IB Dispatcher is on 064-064 Tone 7#


Switch Point Indicator (Item 4A - 8.10)

Yellow: Normal

Lunar: Reverse

Red or Dark: Stop. Get permission to hand operate. Inspect. Operate toggle or hand operate even if lined for your movement. Report condition to Yardmaster.


Emergency Application (Item 4A - 6.23)

Same as UP. If there is an adjacent main track or controlled siding, announce emergency over radio and tone 911.


Releasing DTC Blocks (Item 4A - 16.7)

As with non-signal TWC, you must verify that your train is complete prior to reporting clear. If you do not have a reading on your EOT, someone must visually see your marker. If departing the property, you could have the Lenox operator let you know when they see your EOT.


Roadway Signs (Item 9)

If you look at Item 9, you will notice that they also have switch flags in their list of roadway signs.


Curve at Bunkhum Road (SI-14 Misc. Instr. Gateway Sub)

The curve underneath interstate 64 has a signal at each end. I have heard people call these curve indicators. While this is a good way to think of it, because they only govern the area between the opposing signals of the curve. The area between these opposing signals, Milepost 7.9 to 8.4, is Yard Limits/ABS. If the signal is Green it is a Clear. If it is Red it is a Stop and Proceed at Restricted Speed. It is critical to keep in mind, that the signal only governs the block between the opposing signals of the curve.  Once you go past the opposing signal you are back in non-signal yard limits which puts you back at restricted speed. A scenario to think about could be while operating south the Crest Yardmaster tells the train ahead of you at the power plant to come to Missouri Avenue and tells you come to the power plant. As you approach Bunkhum Road you see a clear signal. This indicates that the curve is clear. As you round the curve you could possibly the rear end of the train ahead or a red flag just beyond the the opposing northbound signal. That clear clear signal only told you that the curve was clear, it does not tell you what is beyond the northbound signal.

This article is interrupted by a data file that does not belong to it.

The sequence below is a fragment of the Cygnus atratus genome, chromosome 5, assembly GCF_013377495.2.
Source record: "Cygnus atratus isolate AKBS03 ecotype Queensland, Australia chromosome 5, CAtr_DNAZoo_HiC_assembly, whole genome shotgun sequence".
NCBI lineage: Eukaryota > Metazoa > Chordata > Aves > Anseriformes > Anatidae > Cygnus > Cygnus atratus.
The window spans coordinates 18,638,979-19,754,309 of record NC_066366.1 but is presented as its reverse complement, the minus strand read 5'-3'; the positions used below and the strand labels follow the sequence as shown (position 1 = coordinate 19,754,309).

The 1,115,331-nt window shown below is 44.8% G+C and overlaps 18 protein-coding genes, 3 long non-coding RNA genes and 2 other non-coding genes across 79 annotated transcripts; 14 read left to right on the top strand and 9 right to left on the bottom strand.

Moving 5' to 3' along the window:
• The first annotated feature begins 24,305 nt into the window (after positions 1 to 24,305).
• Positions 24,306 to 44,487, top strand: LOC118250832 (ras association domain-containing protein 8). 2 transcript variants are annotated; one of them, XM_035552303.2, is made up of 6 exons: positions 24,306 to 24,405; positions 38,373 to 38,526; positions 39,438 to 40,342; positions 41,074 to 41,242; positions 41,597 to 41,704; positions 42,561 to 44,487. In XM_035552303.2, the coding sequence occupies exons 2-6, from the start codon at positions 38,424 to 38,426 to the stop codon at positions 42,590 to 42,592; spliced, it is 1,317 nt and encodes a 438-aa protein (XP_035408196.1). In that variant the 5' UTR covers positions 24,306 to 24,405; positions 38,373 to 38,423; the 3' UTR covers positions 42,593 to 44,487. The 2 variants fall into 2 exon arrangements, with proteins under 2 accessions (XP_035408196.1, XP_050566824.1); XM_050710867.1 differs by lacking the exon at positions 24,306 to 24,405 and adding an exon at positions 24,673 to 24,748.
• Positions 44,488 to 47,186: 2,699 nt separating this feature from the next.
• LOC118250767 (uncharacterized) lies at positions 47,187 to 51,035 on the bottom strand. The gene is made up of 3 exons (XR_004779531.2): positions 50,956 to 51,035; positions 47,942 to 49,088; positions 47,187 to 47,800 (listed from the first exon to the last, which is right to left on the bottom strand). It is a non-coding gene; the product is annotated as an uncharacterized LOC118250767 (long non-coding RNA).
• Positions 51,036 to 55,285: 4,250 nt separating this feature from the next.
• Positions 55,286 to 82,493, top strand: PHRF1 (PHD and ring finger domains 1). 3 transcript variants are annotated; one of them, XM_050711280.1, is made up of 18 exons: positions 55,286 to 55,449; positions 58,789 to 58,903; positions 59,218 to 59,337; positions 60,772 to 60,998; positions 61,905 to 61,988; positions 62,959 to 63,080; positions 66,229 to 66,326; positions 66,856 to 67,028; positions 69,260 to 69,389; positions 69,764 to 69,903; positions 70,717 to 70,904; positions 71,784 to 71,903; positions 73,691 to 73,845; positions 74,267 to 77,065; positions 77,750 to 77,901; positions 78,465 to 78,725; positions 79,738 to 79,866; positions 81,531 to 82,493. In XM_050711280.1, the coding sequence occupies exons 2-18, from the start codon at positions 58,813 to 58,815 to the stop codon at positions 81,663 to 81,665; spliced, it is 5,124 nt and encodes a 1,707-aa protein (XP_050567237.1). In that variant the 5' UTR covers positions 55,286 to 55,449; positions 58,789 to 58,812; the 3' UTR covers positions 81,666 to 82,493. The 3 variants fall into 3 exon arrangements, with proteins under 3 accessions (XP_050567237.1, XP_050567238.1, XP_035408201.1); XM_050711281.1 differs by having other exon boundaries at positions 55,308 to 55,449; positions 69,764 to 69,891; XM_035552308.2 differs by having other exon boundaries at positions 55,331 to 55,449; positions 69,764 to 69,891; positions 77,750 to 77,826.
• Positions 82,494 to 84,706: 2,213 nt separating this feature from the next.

A review of these A&S Timetable Instructions should help to keep all of us compliant and safe.


To access the material, go to MYUP - Open the Menu on the left - Reference - Rule Books - Books - Miscellaneous Books - Select a Book. From this drop down menu, you can access the A&S General Orders, Timetable, and Bulletins.